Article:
The NADA leadership and I were proud to promote the benefits of the retail auto business and the fact that America’s dealerships are local, diverse and modern, and that they save people money and create jobs. We reminded leaders in Washington that the majority of us are small businesses, but together we are an economic powerhouse, with more than 18,000 stores across the nation. Our local businesses are planted firmly in our communities, so we provide career opportunities on Main Street, and contribute mightily to our local tax bases.

Our White House visit is testimony to the larger public discussion and NADA’s movement to educate others about the dealer business—whether the general public, policymakers, opinion leaders, journalists, OEM executives or other stakeholders throughout the auto industry.

During NADA’s 100th anniversary convention in January, I told thousands of attendees in New Orleans that I would serve as the gatekeeper for this industry. Above all, that means being the gatekeeper between Washington’s policies—well-intentioned or not—and your doors. I’m happy to report that there are great opportunities knocking for us all.

Scarpelli is 2017 NADA chairman and president of Raymond Chevrolet and Raymond Kia in Antioch, Ill., and co-owner of Ray Chevrolet and Ray Chrysler-Jeep-Dodge-Ram in Fox Lake, Ill.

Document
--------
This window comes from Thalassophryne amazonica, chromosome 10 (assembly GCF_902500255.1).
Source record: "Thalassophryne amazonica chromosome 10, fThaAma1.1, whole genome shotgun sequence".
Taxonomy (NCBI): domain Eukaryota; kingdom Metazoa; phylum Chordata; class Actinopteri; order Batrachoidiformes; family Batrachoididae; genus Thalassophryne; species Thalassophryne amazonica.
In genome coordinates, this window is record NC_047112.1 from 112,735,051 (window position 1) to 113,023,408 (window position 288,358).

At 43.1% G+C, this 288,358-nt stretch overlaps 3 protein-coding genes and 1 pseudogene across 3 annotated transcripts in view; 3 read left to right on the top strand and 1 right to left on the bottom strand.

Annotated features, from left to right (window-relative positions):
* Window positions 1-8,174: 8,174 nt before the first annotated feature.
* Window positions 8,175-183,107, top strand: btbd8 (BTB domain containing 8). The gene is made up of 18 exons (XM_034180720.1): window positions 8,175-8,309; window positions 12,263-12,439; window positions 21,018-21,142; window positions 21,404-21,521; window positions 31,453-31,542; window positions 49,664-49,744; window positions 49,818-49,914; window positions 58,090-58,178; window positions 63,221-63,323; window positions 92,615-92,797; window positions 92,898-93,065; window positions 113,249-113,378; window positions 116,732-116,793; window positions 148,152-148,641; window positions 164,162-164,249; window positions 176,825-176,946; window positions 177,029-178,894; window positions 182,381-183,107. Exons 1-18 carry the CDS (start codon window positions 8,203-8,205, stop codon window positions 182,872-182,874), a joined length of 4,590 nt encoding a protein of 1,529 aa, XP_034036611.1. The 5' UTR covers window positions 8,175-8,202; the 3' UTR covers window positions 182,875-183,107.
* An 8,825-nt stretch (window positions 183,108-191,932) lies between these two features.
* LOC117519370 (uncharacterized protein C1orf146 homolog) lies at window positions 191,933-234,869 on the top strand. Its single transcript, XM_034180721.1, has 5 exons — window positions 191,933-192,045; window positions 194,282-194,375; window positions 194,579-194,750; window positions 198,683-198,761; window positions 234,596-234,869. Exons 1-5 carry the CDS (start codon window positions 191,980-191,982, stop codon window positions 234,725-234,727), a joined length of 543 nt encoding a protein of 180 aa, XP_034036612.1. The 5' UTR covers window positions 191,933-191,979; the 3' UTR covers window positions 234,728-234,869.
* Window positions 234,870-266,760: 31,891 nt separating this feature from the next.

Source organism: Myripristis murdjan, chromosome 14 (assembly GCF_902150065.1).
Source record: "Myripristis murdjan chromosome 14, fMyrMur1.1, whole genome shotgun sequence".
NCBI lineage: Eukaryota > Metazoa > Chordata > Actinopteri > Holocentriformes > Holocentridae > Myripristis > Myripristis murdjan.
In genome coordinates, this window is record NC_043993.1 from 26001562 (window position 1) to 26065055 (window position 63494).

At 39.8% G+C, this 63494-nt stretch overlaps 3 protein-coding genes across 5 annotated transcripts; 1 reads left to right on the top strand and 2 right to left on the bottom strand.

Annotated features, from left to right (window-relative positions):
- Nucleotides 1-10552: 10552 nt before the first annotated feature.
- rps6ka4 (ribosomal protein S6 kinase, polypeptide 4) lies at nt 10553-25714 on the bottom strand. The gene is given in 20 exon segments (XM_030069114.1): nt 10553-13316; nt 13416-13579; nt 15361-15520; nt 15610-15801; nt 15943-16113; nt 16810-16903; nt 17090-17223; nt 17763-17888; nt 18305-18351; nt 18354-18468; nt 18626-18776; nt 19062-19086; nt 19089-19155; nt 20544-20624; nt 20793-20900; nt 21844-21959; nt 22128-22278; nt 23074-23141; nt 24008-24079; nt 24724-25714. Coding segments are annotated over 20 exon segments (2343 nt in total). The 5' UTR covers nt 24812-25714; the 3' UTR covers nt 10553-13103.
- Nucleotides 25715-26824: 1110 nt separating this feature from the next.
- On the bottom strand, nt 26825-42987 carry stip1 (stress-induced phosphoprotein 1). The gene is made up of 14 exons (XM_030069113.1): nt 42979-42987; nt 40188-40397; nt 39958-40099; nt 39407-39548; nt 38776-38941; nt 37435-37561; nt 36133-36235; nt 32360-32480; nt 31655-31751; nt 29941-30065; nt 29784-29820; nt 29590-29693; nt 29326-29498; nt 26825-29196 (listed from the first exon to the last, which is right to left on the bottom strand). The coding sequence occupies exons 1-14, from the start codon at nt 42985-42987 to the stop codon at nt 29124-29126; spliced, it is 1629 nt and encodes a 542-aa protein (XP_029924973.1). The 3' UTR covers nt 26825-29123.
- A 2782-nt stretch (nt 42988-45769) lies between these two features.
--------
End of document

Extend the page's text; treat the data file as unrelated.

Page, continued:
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With 54 Million to Go, This Airbag Recall Is Never Going To End

Takata may have sought bankruptcy protection, but it has plenty of work to do

Takata Corp.’s bankruptcy filing spells the end of a eight-decade-old auto-parts maker, but the company could limp on for years supplying parts for the approximately 54 million defective air bags that still need to be replaced in the U.S. alone. The unprecedented recall affects roughly 16% of the 260 million vehicles currently on American roads. The recall—the largest-ever automotive-safety campaign in the U.S.—affects cars from 19 manufacturers, from luxury makers like BMW AG and Tesla Inc. to Ford Motor Co. and Honda Motor Co.

Betty Niver had two vehicles equipped with recalled Takata air bags. “My 2013 Acura RDX was the first to get a recall notice,” said Mrs. Niver, a 62-year-old retired librarian living in Tulsa, Okla. Faced with the prospect of having what some officials have called “ticking timebombs” sitting in her driveway while their local dealership awaited parts needed for repairs, the grandmother of three opted to trade it in for a new car. The dealership offered her substantial discounts on a 2016 Acura. “They bent over backward to get it resolved to make sure she was not driving a car around, with grandchildren in it, that was defective,” said her husband, Dennis Niver, 69.